U.S – A research team from Purdue University has created a brand-new, quicker assay to detect Escherichia coli O157:H7 in ground beef.

Professor of Food Science at Purdue University Bruce Applegate, Ph.D., was in charge of developing the assay.

The Food Safety and Inspection Service (FSIS) of the U.S. Department of Agriculture (USDA) has a “zero tolerance” policy for E. coli O157:H7, which means that if even one cell is found in a typical sample of ground beef weighing 325 grams (11.4 ounces), the entire batch is deemed unfit for consumption.

However, enrichment is necessary to find pathogens at these low concentrations.

In 2012, this policy expanded to include the six serotypes of non-O157 STEC, due to their increasing prevalence in causing foodborne illness in the U.S. 

With a low infectious dose of an estimated 10–100 cells, E. coli O157:H7 poses a considerable threat to public health. Thus, it is critical that E. coli O157:H7 detection in food is carried out rapidly and accurately.

Currently, FSIS collects samples from beef processing facilities and ships them overnight to regional testing laboratories. 

Pathogen detection requires robust methods that employ an initial 15–24 h culture enrichment.

The novel assay created by Dr. Applegate and his team saves time because sample enrichment and pathogen identification happen simultaneously during the 15 hours or more required to send samples from a production facility to an FSIS testing lab.

Since the assay will have produced a positive or negative result by the time the product is received by FSIS, this permits products to be released onto the market more swiftly.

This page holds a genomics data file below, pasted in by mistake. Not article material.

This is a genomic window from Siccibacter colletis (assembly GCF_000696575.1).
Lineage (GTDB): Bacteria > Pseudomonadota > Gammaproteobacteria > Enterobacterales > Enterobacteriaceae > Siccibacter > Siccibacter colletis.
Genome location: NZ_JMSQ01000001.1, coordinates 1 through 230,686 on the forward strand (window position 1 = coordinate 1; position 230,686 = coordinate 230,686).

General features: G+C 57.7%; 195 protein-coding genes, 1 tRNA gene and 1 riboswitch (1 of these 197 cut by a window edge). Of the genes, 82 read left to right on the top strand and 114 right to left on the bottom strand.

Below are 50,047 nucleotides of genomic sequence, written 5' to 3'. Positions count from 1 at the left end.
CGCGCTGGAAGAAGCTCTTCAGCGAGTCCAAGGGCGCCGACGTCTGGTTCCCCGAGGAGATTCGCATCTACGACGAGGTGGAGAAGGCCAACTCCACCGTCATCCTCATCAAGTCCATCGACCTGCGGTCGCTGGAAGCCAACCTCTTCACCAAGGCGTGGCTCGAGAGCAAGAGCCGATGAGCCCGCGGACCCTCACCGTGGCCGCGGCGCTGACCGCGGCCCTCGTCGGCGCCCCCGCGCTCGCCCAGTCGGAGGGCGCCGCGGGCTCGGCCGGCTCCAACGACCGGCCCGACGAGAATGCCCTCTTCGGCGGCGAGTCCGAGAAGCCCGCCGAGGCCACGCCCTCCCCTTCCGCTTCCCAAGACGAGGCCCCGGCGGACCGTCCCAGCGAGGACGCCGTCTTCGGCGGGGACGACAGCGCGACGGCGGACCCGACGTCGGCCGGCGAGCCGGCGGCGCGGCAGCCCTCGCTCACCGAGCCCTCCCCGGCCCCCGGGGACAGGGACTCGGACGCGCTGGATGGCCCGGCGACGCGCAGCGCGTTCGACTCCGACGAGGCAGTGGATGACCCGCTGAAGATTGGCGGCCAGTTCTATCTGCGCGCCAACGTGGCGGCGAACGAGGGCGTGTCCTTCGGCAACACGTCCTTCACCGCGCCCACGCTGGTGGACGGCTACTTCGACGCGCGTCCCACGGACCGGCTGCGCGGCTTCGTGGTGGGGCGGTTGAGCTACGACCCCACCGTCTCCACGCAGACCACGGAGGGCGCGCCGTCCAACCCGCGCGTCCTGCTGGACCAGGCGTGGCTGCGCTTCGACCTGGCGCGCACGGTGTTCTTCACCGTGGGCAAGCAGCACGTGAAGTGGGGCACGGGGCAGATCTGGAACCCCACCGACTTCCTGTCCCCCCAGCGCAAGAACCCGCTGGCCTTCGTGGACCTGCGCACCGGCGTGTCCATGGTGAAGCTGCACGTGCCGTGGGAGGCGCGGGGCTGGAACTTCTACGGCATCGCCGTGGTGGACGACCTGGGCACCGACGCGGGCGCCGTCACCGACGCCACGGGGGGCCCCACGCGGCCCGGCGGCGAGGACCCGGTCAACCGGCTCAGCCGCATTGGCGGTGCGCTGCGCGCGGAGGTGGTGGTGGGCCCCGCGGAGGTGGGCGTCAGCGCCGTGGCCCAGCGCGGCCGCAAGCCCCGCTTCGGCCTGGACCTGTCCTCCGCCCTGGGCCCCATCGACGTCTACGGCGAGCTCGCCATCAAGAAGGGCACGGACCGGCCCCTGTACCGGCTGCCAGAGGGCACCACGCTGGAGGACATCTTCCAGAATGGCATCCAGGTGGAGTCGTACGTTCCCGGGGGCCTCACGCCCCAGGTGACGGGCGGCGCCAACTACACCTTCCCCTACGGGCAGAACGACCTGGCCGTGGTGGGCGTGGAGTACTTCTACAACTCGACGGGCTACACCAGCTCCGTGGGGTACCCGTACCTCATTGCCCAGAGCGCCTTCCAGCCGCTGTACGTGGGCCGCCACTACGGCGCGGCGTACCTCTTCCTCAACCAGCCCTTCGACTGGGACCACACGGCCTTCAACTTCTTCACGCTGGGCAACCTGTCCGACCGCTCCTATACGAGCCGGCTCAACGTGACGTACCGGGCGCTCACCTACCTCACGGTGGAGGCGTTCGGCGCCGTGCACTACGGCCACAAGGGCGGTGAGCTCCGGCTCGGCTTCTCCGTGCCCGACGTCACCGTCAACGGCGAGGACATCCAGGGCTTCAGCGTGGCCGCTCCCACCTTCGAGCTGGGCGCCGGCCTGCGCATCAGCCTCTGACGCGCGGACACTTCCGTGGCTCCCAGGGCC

The technology is based on phages and viruses that attack particular types of bacteria.

Researchers genetically modified a phage to integrate its genome into the chromosome of E. coli O157:H7 after infecting the bacteria.

The phage creates an enzyme that produces light once it has been incorporated into the E. coli genome, making the infected cells glow. E. coli O157:H7 is detected when the culture glows.

The study’s co-authors include Andrew Gehring and George Paoli of the USDA’s Agricultural Research Service (ARS) in Wyndmoor, Pennsylvania, as well as Arun Bhunia, Ph.D., a Professor of Food Science at Purdue University.

Collaborations between Drs. Gehring and Paoli and Dr. Applegate are a result of a long-standing partnership between ARS and the Center for Food Safety Engineering at Purdue.

Foodborne pathogens cause an estimated 9.4 million cases of illness annually in the United States. Of those, there are over 175,000 cases of illnesses caused by Shiga toxin-producing Escherichia coli (STEC) infections.

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